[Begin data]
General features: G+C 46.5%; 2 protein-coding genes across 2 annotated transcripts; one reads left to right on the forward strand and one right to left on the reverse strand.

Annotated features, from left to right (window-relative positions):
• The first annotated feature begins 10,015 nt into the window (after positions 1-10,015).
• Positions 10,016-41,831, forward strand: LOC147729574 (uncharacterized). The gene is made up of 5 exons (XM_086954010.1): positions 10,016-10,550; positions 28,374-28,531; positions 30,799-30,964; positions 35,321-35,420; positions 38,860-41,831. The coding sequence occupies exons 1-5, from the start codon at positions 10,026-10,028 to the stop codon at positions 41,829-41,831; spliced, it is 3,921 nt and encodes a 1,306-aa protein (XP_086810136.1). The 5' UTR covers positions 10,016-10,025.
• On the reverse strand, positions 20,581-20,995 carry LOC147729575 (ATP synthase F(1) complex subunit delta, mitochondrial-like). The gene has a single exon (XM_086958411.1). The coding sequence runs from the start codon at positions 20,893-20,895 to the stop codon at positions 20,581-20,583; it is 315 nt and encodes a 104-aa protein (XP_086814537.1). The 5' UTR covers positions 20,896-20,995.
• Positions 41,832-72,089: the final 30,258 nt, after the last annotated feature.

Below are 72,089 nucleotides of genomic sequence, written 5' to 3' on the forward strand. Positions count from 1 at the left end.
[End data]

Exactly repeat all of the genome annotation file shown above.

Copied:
General features: G+C 46.5%; 2 protein-coding genes across 2 annotated transcripts; one reads left to right on the forward strand and one right to left on the reverse strand.

Annotated features, from left to right (window-relative positions):
• The first annotated feature begins 10,015 nt into the window (after positions 1-10,015).
• Positions 10,016-41,831, forward strand: LOC147729574 (uncharacterized). The gene is made up of 5 exons (XM_086954010.1): positions 10,016-10,550; positions 28,374-28,531; positions 30,799-30,964; positions 35,321-35,420; positions 38,860-41,831. The coding sequence occupies exons 1-5, from the start codon at positions 10,026-10,028 to the stop codon at positions 41,829-41,831; spliced, it is 3,921 nt and encodes a 1,306-aa protein (XP_086810136.1). The 5' UTR covers positions 10,016-10,025.
• On the reverse strand, positions 20,581-20,995 carry LOC147729575 (ATP synthase F(1) complex subunit delta, mitochondrial-like). The gene has a single exon (XM_086958411.1). The coding sequence runs from the start codon at positions 20,893-20,895 to the stop codon at positions 20,581-20,583; it is 315 nt and encodes a 104-aa protein (XP_086814537.1). The 5' UTR covers positions 20,896-20,995.
• Positions 41,832-72,089: the final 30,258 nt, after the last annotated feature.

Below are 72,089 nucleotides of genomic sequence, written 5' to 3' on the forward strand. Positions count from 1 at the left end.